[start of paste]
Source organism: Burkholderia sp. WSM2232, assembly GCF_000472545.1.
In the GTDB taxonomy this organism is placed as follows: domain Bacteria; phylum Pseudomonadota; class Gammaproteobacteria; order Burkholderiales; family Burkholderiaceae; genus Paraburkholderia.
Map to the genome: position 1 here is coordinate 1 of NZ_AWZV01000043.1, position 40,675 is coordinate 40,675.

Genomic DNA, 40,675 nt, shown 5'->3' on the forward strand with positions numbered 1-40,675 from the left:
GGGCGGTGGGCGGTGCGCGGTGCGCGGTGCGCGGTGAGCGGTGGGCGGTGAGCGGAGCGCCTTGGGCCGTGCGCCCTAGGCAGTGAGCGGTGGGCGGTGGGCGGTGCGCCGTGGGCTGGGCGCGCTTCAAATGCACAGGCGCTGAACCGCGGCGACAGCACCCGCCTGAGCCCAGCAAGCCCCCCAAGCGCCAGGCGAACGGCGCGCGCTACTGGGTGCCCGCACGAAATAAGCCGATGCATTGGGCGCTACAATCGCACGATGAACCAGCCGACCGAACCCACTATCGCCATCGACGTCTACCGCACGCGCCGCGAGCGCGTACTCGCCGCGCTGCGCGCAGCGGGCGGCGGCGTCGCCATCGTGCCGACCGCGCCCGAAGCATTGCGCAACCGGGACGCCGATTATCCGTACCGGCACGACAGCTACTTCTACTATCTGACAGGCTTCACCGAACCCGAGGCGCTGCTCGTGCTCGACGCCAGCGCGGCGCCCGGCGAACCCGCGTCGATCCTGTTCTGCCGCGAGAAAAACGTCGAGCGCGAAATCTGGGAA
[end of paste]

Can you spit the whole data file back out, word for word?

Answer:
Source organism: Burkholderia sp. WSM2232, assembly GCF_000472545.1.
In the GTDB taxonomy this organism is placed as follows: domain Bacteria; phylum Pseudomonadota; class Gammaproteobacteria; order Burkholderiales; family Burkholderiaceae; genus Paraburkholderia.
Map to the genome: position 1 here is coordinate 1 of NZ_AWZV01000043.1, position 40,675 is coordinate 40,675.

Genomic DNA, 40,675 nt, shown 5'->3' on the forward strand with positions numbered 1-40,675 from the left:
GGGCGGTGGGCGGTGCGCGGTGCGCGGTGCGCGGTGAGCGGTGGGCGGTGAGCGGAGCGCCTTGGGCCGTGCGCCCTAGGCAGTGAGCGGTGGGCGGTGGGCGGTGCGCCGTGGGCTGGGCGCGCTTCAAATGCACAGGCGCTGAACCGCGGCGACAGCACCCGCCTGAGCCCAGCAAGCCCCCCAAGCGCCAGGCGAACGGCGCGCGCTACTGGGTGCCCGCACGAAATAAGCCGATGCATTGGGCGCTACAATCGCACGATGAACCAGCCGACCGAACCCACTATCGCCATCGACGTCTACCGCACGCGCCGCGAGCGCGTACTCGCCGCGCTGCGCGCAGCGGGCGGCGGCGTCGCCATCGTGCCGACCGCGCCCGAAGCATTGCGCAACCGGGACGCCGATTATCCGTACCGGCACGACAGCTACTTCTACTATCTGACAGGCTTCACCGAACCCGAGGCGCTGCTCGTGCTCGACGCCAGCGCGGCGCCCGGCGAACCCGCGTCGATCCTGTTCTGCCGCGAGAAAAACGTCGAGCGCGAAATCTGGGAA